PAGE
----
The new policy also requires that vending machines, which generate millions of dollars for school sports, be supplied with snacks such as reduced-fat Baked Doritos and low-sugar granola bars. A new vending machine contract is expected to be approved on Wednesday by the Panel for Educational Policy, the school oversight board. Student stores will be able to sell only approved snacks bought from the new vendor, rather than obtain the food themselves, as they once did. Principals are expected to enforce the new rules. “Noncompliance may result in adverse impact on the principal’s compliance performance rating,” the policy states.

With the changes, school administrators and teachers who oversee student clubs are laboring to come up with other easy ways to raise money, particularly at a time when school budgets are being cut. John Sommers, the assistant principal of organization at La Guardia, said that all fund-raisers using food were on hold for now. He said teachers had encouraged students for years to be careful with what they sold. “There was never any cotton candy or something like that, and there weren’t sales all the time,” he said. “But they are definitely a way kids count on to get money.” A typical weekday sale, he said, could bring in about $500 in profit. “If they wanted to buy some uniforms or go on a trip, that was enough,” he added. Mr. Sommers said he was trying to figure out other ways for students to raise money, perhaps by selling T-shirts or key chains. (All of which are decidedly more expensive to produce than a box of brownies.)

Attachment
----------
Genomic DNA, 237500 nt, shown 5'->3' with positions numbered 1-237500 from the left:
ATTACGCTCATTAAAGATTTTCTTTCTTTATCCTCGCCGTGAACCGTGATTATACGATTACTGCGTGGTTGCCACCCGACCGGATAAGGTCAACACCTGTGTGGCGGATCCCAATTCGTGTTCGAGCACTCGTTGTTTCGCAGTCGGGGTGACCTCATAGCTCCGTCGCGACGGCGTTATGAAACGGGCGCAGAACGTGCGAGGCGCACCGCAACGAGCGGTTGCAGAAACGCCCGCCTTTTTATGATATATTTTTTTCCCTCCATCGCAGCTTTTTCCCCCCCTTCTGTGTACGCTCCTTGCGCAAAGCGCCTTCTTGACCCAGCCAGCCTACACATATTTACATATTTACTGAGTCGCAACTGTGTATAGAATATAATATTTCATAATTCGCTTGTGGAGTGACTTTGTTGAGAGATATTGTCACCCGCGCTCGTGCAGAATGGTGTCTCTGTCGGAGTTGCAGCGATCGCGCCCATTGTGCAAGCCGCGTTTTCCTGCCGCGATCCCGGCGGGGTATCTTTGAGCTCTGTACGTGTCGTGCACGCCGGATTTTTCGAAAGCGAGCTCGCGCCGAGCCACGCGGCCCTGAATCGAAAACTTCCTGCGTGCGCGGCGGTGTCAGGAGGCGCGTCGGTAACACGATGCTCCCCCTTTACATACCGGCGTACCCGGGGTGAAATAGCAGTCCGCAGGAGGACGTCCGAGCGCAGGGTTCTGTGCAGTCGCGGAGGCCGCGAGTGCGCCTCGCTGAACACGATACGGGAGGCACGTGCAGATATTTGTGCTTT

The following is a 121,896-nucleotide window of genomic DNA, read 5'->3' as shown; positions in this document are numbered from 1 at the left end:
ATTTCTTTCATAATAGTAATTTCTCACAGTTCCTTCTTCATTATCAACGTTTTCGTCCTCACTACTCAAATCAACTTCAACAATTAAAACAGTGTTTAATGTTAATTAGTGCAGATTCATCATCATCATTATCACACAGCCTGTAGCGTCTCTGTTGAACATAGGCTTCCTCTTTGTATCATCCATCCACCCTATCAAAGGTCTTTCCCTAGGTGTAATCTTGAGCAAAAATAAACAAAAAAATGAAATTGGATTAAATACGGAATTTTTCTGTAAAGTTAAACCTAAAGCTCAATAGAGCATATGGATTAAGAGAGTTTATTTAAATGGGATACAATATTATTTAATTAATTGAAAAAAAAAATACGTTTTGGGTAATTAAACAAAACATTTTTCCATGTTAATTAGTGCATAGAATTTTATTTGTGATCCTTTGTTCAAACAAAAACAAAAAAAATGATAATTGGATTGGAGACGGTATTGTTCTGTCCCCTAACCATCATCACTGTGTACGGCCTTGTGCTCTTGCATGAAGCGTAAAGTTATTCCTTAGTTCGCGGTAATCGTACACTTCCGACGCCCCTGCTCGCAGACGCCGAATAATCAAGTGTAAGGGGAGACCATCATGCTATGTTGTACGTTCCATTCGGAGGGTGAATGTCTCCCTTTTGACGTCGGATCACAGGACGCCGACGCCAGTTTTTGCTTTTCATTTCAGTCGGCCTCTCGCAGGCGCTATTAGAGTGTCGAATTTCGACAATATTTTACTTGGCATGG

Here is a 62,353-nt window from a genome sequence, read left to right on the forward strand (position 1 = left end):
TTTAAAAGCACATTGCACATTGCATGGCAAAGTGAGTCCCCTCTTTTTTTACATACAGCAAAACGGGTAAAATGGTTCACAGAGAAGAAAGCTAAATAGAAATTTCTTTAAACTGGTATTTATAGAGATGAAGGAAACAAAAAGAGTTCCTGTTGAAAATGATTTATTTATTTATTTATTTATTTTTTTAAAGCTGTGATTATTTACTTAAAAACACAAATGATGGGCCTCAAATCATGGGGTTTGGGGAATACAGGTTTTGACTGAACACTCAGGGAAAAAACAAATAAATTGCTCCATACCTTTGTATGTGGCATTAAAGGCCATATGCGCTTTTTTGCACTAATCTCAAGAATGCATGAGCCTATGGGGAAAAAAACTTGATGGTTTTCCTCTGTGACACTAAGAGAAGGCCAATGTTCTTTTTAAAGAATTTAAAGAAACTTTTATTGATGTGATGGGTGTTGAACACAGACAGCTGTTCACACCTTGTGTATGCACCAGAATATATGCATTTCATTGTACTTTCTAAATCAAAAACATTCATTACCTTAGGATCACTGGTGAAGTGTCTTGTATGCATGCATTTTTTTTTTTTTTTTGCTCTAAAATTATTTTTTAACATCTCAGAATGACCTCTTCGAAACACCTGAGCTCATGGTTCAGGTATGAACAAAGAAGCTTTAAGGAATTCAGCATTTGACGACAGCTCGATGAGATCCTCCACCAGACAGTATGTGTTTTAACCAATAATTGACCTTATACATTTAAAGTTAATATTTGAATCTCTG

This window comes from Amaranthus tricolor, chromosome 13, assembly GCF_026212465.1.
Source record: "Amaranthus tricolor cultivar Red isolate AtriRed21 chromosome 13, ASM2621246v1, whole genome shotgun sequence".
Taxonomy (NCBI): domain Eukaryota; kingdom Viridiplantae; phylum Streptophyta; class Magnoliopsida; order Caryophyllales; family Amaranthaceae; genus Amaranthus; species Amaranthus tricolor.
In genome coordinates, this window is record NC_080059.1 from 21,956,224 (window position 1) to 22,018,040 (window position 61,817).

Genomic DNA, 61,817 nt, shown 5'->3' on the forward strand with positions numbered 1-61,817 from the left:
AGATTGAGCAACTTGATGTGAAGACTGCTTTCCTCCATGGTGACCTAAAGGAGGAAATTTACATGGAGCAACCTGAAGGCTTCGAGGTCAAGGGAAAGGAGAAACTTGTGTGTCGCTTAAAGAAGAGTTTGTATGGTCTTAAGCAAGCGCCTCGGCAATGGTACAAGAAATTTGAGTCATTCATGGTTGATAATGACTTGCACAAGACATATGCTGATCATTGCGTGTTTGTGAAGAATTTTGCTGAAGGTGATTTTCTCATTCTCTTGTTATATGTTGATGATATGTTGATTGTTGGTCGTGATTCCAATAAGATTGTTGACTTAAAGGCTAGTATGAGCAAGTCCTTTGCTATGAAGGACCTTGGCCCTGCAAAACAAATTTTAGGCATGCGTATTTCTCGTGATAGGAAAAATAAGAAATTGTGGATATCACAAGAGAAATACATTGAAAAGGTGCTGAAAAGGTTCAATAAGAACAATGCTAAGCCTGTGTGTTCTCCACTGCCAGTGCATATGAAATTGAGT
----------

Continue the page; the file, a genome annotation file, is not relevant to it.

Department officials are suggesting that teams use walk-a-thons and similar activities as a way of raising money and doing something active.

For all the changes, there is much the regulations do not address. For instance, there are no stipulations of what kind of treats students may bring to class, so birthday cupcakes appear to be safe. Snack bars of any kind are permitted at after-school sporting events, a prime time for cheese-laden nachos and fatty hot dogs.

Schools around the United States, including throughout California, have banned bake sales or put a limit on the sugar and fat content of the goodies. But New York’s regulations are among the strictest in the country, said Howard Wechsler, the director of the division of adolescent and school health at the Centers for Disease Control and Prevention.

“There are more schools that are making more changes in what is available for kids at school,” said Dr. Wechsler, who has studied nutrition policies at schools nationwide. “Schools are supposed to be a place where we establish a model environment, and the last thing kids need is an extra source of pointless calories.”


Head claims parents of British private school pupils deserve tax breaks